One of my favourite stocks and arguably the fastest growing software business in the world today, Zoom Video Communications, has teamed up with what may well be the world’s fastest growing cyber security business – two superstars and massive disrupters going into business together.
Crowdstrike has just had a bumper quarter but listen to what CFO, Burt Podbere, had to say about prospects “as we think about our momentum in the pipeline that I indicated even on our earnings call, which is really, really strong going into Q3 [the current quarter ending 31 October]”.
And this is what he said about the customer opportunity. “We’re really happy with the 7000 customers. But when you think about the number of customers just on Symantec alone, pick a number 100,000 that are B2B [business to business], 150,000 B2B. Great. They said they’re going to protect 1500 of those. And so that gives us this whole bolus of opportunity I call it greenfield even though it’s not technically greenfield. But it’s greenfield for us because those companies are now up for grabs, right? And those customers are up for grabs and we’re going to go after them and we’ve seen some of the impact on our numbers to date. And that’s something that’s going to go on for years. So we’re really excited about that.”
Symentec is a rival, whose enterprise security has been acquired by infrastructure giant, Broadcom, which is apparently going to focus on 1,500 enterprise scale customers leaving a large number of smaller businesses with their security needs up for grabs.
I hope I have said enough to give you the flavour of what makes Crowdstrike such an exciting business. The company was founded and is led by 49 year old, George Kurtz, who was formerly chief technology officer of McAfee, a computer security business. It has a compelling business offering, is disrupting a large and growing market and its total addressable market is both large and rapidly becoming larger.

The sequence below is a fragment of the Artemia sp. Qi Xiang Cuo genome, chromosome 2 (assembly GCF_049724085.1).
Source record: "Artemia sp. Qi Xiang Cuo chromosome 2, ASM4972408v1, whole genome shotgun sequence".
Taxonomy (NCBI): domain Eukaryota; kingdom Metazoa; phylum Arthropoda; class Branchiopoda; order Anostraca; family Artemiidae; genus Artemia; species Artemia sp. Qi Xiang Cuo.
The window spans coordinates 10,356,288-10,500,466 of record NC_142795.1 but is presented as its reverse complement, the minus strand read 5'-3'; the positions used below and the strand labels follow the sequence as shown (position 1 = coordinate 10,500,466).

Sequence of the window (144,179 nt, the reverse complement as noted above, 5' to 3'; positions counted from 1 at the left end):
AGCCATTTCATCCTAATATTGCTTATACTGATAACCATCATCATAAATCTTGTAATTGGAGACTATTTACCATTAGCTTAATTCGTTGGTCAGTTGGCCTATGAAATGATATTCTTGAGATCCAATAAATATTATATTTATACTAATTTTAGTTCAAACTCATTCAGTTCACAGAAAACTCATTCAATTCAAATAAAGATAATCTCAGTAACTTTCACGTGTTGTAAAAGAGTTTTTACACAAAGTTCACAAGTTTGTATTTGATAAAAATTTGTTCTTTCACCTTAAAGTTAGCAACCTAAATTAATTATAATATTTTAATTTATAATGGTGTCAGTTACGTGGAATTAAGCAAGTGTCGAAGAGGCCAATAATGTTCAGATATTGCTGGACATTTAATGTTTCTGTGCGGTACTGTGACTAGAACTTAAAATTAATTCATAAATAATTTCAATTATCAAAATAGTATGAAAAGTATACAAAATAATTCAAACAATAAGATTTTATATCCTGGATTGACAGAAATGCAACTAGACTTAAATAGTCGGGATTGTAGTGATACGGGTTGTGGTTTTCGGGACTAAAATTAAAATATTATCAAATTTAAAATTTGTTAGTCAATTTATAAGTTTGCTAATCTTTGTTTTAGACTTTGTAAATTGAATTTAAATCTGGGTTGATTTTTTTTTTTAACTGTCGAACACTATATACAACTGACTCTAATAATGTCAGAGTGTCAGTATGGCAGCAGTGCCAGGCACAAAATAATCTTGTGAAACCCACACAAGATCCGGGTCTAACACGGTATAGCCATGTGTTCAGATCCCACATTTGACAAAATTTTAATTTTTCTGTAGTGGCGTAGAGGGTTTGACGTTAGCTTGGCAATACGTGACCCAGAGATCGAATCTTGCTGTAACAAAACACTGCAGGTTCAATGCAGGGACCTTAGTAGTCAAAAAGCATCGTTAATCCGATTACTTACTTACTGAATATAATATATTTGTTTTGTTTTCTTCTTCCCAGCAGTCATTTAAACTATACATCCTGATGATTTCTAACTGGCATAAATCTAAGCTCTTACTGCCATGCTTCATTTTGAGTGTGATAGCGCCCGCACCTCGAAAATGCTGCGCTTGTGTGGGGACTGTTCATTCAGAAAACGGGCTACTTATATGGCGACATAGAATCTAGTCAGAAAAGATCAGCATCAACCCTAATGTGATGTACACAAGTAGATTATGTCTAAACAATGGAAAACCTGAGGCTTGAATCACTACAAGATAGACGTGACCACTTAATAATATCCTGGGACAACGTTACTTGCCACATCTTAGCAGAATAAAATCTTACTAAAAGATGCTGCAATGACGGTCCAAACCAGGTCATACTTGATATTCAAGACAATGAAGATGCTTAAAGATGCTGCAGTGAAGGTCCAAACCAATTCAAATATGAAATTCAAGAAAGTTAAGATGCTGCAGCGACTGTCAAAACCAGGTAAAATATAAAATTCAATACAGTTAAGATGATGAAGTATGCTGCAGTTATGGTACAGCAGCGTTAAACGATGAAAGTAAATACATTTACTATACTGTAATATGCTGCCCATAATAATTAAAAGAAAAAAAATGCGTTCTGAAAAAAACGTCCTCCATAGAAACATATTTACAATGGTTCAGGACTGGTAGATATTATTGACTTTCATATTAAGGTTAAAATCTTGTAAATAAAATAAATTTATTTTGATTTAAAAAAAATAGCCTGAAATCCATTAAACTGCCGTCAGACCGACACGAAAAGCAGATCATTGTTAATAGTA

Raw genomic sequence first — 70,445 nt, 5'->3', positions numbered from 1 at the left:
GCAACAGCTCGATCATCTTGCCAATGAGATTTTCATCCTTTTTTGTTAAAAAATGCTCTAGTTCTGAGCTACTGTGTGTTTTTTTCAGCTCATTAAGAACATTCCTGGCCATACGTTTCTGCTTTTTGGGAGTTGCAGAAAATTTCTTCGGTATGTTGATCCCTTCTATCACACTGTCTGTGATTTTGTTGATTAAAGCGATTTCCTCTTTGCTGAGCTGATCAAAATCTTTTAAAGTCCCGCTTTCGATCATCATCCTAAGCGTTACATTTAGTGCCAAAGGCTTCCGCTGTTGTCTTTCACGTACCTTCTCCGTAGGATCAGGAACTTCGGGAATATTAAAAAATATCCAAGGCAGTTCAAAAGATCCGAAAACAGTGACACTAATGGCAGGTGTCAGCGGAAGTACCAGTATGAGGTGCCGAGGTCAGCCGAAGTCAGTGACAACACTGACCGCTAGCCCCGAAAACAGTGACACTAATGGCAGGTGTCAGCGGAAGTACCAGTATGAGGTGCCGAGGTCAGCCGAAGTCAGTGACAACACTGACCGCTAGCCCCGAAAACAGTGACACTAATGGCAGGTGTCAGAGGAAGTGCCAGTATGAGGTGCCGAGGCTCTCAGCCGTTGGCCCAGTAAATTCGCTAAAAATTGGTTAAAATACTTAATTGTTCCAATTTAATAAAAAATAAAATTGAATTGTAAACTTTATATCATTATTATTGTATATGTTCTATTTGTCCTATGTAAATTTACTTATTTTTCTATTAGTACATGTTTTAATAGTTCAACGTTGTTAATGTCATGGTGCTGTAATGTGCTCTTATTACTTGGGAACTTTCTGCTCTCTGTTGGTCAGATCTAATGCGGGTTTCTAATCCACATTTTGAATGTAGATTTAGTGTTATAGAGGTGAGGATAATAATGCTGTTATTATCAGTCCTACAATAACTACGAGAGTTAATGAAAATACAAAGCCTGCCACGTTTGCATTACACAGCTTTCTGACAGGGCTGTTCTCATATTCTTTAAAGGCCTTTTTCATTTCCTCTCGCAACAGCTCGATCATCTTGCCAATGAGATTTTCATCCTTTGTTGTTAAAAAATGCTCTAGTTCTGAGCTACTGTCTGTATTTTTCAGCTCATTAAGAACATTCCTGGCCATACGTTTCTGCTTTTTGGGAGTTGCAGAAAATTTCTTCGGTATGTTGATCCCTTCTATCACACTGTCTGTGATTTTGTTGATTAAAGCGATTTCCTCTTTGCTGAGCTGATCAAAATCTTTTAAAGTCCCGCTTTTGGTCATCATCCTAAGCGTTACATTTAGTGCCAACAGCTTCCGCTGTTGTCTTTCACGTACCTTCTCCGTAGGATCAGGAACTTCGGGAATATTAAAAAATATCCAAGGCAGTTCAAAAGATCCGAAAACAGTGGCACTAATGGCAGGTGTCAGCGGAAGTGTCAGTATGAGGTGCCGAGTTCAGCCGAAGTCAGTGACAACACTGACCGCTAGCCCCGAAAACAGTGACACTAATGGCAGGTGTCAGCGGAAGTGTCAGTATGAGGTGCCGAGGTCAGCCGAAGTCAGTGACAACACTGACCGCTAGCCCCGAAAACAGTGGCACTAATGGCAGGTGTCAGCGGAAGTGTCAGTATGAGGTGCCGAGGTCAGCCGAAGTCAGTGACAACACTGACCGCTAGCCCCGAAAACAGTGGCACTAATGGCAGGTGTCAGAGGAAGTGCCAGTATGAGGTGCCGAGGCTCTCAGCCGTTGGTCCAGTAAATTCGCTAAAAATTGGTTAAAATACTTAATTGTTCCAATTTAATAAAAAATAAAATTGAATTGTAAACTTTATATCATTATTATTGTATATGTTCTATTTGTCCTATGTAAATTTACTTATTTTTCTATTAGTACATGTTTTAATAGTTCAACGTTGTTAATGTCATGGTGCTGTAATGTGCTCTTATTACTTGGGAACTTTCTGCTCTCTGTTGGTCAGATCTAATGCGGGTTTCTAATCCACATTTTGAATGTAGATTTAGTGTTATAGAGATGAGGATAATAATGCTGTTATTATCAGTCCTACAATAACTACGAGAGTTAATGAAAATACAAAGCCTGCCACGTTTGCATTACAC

As so often with really exciting businesses the shares are not cheap but then with growth at anything like this rate they never will be.
There is still a fair amount of selling in world stock markets and the threat of the coronavirus remains very much present although my feeling increasingly is that lockdown is not the way to deal with it. What is the strategy? Lockdown followed by easing followed by rising cases followed by renewed lockdown ad infinitum until we have a vaccine. It sounds like a cunning plan by Baldrick to destroy the British economy in a slow death by a thousand cuts.
Fortunately, both economies and stock markets have a long track record of rising above useless governments and the diktats of the so-called experts. The present situation will most likely provide another example. We may even learn from it that better government is less government and that endless heavy handed interventions by bureaucrats, who lack any special insight into the problems with which they are trying to deal, just makes things worse.
Why on earth should we suppose that Mr Busybody in Whitehall knows any more about what to do than the average householder?
The biggest thing happening in the world is an accelerating technological revolution. As long as that remains the case well chosen portfolios should continue to ride the setbacks and do well. Now is a good time to either do nothing or make selective purchases of shares in exciting companies.
Crowdstrike is an excellent example of a business which is doing well because it has come up with a better way of doing things, a better mousetrap if you like.